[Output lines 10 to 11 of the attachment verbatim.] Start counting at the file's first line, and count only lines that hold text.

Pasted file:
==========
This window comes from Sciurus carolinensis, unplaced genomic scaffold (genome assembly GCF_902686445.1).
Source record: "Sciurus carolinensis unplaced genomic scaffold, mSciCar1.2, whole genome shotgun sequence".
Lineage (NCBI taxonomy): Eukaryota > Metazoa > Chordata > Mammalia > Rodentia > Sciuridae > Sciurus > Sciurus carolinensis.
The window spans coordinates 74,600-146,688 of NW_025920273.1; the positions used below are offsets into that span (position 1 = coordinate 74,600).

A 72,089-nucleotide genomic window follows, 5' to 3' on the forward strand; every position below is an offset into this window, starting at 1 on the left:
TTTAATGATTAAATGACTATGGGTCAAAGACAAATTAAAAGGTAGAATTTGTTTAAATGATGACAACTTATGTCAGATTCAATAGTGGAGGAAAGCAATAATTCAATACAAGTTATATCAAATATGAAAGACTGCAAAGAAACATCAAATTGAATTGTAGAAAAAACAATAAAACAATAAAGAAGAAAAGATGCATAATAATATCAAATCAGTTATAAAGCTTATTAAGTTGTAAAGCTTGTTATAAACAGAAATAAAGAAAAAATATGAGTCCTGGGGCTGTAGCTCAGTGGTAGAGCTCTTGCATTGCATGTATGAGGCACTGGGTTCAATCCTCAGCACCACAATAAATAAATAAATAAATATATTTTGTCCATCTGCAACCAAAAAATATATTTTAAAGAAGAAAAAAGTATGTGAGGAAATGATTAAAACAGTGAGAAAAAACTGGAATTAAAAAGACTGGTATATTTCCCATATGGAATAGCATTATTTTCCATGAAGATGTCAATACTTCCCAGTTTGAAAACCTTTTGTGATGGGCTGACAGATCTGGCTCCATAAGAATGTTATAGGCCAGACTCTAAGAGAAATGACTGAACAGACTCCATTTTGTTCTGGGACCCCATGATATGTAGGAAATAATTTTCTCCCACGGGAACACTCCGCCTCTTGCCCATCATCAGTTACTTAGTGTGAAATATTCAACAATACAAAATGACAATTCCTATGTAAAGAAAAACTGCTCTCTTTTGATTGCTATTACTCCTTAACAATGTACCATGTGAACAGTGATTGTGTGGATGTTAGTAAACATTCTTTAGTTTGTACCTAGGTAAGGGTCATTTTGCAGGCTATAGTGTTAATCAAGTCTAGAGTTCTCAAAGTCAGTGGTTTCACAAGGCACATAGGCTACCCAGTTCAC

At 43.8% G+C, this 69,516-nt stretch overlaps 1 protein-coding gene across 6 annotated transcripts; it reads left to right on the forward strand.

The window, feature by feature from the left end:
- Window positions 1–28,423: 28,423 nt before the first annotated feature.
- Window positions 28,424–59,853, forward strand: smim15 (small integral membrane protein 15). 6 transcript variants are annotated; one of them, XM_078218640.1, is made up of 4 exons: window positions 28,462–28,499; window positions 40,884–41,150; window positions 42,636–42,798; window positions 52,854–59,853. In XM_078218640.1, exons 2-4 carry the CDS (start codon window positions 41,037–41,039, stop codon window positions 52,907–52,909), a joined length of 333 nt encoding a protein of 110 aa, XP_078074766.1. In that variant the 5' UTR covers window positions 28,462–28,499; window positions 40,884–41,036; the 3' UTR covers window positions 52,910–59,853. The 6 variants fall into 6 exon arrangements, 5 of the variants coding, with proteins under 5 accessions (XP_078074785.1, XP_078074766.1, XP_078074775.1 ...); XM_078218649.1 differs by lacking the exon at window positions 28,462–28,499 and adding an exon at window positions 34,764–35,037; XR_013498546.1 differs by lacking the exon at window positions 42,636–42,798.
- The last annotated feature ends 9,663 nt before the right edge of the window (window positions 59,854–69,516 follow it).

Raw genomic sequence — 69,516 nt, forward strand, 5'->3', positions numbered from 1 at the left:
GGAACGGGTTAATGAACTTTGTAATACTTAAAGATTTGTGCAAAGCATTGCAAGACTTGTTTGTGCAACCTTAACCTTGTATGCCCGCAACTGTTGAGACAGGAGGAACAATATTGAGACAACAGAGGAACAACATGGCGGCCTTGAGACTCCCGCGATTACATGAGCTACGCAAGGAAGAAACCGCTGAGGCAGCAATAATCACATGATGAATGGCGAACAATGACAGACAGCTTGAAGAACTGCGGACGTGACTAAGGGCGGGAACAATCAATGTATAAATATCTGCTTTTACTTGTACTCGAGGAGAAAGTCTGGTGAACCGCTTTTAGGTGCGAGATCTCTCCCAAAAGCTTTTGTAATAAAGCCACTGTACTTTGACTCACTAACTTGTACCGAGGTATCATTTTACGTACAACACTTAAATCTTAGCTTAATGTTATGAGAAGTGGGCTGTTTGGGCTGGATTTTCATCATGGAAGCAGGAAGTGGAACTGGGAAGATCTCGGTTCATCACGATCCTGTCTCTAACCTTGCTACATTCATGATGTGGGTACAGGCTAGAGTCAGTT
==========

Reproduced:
- Window positions 28,424–59,853, forward strand: smim15 (small integral membrane protein 15). 6 transcript variants are annotated; one of them, XM_078218640.1, is made up of 4 exons: window positions 28,462–28,499; window positions 40,884–41,150; window positions 42,636–42,798; window positions 52,854–59,853. In XM_078218640.1, exons 2-4 carry the CDS (start codon window positions 41,037–41,039, stop codon window positions 52,907–52,909), a joined length of 333 nt encoding a protein of 110 aa, XP_078074766.1. In that variant the 5' UTR covers window positions 28,462–28,499; window positions 40,884–41,036; the 3' UTR covers window positions 52,910–59,853. The 6 variants fall into 6 exon arrangements, 5 of the variants coding, with proteins under 5 accessions (XP_078074785.1, XP_078074766.1, XP_078074775.1 ...); XM_078218649.1 differs by lacking the exon at window positions 28,462–28,499 and adding an exon at window positions 34,764–35,037; XR_013498546.1 differs by lacking the exon at window positions 42,636–42,798.
- The last annotated feature ends 9,663 nt before the right edge of the window (window positions 59,854–69,516 follow it).